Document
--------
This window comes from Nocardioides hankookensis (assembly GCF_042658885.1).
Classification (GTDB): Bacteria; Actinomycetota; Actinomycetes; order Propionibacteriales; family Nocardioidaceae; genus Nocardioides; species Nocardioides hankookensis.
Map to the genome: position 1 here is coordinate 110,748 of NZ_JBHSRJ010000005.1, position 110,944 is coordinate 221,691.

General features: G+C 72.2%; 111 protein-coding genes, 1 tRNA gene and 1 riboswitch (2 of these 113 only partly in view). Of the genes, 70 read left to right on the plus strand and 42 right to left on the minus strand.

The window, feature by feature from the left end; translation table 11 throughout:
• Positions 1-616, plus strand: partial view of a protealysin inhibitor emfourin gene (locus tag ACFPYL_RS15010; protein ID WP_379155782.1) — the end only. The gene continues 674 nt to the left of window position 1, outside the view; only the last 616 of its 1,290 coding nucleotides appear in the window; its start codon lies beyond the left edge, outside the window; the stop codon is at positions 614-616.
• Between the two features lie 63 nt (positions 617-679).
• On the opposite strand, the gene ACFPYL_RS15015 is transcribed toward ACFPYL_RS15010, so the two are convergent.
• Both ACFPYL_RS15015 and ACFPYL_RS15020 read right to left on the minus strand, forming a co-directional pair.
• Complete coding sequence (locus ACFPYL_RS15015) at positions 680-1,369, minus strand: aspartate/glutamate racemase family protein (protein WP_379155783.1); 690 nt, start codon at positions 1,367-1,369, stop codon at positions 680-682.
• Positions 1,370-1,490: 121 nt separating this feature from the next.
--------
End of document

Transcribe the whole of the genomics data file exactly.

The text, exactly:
This window comes from Nocardioides hankookensis (assembly GCF_042658885.1).
Classification (GTDB): Bacteria; Actinomycetota; Actinomycetes; order Propionibacteriales; family Nocardioidaceae; genus Nocardioides; species Nocardioides hankookensis.
Map to the genome: position 1 here is coordinate 110,748 of NZ_JBHSRJ010000005.1, position 110,944 is coordinate 221,691.

General features: G+C 72.2%; 111 protein-coding genes, 1 tRNA gene and 1 riboswitch (2 of these 113 only partly in view). Of the genes, 70 read left to right on the plus strand and 42 right to left on the minus strand.

The window, feature by feature from the left end; translation table 11 throughout:
• Positions 1-616, plus strand: partial view of a protealysin inhibitor emfourin gene (locus tag ACFPYL_RS15010; protein ID WP_379155782.1) — the end only. The gene continues 674 nt to the left of window position 1, outside the view; only the last 616 of its 1,290 coding nucleotides appear in the window; its start codon lies beyond the left edge, outside the window; the stop codon is at positions 614-616.
• Between the two features lie 63 nt (positions 617-679).
• On the opposite strand, the gene ACFPYL_RS15015 is transcribed toward ACFPYL_RS15010, so the two are convergent.
• Both ACFPYL_RS15015 and ACFPYL_RS15020 read right to left on the minus strand, forming a co-directional pair.
• Complete coding sequence (locus ACFPYL_RS15015) at positions 680-1,369, minus strand: aspartate/glutamate racemase family protein (protein WP_379155783.1); 690 nt, start codon at positions 1,367-1,369, stop codon at positions 680-682.
• Positions 1,370-1,490: 121 nt separating this feature from the next.